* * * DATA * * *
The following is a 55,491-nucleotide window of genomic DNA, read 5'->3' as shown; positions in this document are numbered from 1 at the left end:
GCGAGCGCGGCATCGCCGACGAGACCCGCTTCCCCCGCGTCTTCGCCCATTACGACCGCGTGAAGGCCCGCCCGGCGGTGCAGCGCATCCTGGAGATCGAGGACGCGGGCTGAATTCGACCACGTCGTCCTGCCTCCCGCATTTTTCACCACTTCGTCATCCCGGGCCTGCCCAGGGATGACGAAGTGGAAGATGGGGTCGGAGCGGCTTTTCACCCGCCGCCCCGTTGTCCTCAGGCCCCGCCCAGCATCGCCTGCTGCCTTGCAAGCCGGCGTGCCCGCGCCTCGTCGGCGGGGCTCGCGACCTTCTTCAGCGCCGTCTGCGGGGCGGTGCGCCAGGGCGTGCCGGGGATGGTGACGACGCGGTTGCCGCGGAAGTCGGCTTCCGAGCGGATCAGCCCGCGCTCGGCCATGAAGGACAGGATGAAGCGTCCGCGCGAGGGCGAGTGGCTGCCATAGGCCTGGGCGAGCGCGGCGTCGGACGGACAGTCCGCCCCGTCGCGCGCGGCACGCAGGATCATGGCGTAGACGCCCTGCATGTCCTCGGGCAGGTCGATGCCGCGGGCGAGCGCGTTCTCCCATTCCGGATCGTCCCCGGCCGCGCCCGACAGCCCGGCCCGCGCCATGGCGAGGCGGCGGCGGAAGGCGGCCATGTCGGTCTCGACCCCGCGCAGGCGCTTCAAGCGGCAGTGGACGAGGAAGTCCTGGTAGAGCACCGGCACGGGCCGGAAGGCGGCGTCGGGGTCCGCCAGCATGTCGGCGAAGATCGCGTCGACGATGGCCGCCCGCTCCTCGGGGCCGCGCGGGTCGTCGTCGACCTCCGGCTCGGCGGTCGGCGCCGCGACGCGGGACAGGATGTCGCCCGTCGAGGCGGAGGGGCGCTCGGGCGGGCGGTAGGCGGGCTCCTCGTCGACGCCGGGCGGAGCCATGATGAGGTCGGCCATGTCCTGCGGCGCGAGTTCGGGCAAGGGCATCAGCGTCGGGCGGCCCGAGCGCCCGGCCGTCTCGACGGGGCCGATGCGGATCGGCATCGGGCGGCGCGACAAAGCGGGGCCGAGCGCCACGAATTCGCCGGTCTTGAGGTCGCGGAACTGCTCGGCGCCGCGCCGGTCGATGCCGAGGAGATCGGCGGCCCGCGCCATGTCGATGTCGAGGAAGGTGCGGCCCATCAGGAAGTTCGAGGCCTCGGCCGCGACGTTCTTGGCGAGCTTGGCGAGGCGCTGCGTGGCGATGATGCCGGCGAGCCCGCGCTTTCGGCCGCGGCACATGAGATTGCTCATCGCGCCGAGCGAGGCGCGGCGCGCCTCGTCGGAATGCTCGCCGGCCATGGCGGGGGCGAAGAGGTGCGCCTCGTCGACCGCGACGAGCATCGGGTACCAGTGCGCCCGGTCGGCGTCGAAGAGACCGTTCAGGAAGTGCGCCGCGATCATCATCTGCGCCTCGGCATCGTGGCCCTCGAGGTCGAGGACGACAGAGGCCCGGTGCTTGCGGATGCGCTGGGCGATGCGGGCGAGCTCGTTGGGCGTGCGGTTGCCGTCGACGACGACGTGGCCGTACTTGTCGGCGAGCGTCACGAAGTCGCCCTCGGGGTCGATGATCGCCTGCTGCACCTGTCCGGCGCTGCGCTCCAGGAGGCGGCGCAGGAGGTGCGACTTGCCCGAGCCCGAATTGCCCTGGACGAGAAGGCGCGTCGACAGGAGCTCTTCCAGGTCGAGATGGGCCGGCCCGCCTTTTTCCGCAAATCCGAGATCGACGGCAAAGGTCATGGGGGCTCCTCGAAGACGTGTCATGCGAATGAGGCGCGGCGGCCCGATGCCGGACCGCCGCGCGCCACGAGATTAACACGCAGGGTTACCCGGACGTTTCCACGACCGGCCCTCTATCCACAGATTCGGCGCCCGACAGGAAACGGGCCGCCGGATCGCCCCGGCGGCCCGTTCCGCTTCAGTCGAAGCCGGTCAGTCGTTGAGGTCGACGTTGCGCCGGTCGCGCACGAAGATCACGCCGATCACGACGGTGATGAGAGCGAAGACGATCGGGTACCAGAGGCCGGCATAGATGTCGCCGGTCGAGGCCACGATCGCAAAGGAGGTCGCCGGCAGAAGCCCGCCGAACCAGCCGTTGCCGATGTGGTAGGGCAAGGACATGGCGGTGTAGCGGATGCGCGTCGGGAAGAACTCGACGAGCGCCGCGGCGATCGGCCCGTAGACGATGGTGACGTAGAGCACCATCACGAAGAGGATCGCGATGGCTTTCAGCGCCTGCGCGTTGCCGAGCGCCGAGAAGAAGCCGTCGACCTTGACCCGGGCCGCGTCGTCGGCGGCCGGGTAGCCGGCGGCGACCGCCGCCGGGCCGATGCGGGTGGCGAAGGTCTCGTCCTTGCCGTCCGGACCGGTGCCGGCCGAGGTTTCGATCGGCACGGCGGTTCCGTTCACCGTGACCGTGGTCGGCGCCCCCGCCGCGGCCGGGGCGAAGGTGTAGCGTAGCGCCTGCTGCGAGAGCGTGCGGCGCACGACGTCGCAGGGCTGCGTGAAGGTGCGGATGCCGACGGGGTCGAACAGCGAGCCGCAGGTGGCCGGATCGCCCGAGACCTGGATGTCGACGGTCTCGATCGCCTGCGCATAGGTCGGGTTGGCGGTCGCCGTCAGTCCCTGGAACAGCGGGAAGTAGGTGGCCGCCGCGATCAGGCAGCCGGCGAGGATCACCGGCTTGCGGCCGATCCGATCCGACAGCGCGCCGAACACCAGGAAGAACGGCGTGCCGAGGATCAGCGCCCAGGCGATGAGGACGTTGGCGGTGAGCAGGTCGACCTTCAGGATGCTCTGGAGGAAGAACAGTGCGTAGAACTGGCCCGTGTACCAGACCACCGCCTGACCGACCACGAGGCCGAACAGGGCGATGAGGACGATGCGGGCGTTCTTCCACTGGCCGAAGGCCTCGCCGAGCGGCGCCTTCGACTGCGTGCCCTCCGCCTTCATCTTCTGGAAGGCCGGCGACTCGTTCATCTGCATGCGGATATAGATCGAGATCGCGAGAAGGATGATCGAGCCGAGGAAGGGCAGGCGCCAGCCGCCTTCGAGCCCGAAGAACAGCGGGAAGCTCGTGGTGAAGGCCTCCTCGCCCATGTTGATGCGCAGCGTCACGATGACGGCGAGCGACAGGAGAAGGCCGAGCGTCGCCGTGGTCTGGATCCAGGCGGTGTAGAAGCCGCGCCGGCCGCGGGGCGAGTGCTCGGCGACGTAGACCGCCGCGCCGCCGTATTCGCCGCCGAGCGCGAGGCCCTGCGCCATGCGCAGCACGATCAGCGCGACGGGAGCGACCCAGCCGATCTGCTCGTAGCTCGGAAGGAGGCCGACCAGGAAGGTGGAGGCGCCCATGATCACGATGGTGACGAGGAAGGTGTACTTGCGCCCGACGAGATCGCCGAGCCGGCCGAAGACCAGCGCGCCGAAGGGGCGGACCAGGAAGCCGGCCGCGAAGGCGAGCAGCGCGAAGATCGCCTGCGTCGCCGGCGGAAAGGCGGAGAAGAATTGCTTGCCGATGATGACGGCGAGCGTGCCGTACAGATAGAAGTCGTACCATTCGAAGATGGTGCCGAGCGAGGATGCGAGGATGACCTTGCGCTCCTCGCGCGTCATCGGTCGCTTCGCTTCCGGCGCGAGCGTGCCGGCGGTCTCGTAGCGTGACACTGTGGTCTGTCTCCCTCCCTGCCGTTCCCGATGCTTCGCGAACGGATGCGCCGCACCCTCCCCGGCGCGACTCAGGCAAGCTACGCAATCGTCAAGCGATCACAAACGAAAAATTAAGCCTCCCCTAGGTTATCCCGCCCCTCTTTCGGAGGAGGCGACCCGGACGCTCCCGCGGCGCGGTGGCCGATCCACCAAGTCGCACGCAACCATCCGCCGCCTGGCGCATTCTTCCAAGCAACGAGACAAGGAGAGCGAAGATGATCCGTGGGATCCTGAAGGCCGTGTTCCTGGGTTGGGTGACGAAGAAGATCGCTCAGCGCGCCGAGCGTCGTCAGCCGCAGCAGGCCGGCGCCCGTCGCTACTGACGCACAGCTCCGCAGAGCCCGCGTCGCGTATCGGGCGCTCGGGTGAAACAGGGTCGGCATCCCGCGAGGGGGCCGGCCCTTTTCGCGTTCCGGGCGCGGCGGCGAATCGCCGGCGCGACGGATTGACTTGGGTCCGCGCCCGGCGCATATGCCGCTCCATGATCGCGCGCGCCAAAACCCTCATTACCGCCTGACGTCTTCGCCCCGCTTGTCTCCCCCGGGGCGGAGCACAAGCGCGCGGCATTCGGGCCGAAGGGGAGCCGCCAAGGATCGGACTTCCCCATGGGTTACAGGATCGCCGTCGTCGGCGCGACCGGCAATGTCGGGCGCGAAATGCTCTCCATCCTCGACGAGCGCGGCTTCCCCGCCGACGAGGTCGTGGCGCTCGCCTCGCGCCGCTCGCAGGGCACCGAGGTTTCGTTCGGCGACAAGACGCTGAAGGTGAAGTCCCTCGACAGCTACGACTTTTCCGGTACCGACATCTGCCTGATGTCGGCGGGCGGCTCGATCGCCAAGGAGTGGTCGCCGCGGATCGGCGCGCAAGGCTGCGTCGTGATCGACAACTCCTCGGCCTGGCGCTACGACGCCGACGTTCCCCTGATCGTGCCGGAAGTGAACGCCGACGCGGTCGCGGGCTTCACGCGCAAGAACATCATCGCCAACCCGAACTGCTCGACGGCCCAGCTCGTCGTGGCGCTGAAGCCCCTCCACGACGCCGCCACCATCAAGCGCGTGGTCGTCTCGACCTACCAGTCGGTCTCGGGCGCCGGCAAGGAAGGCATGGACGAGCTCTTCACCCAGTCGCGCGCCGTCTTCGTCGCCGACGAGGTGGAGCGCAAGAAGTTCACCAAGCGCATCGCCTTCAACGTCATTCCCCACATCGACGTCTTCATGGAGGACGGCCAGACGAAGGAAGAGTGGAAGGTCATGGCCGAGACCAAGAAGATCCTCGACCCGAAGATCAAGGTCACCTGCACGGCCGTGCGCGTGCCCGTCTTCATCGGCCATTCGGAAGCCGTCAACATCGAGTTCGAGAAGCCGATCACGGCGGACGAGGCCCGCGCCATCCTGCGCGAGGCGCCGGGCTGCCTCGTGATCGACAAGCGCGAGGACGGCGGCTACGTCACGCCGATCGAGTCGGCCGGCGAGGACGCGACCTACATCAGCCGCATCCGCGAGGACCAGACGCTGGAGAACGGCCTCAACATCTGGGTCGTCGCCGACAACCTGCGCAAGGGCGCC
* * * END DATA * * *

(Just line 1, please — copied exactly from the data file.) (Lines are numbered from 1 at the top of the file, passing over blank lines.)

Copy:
The following is a 55,491-nucleotide window of genomic DNA, read 5'->3' as shown; positions in this document are numbered from 1 at the left end: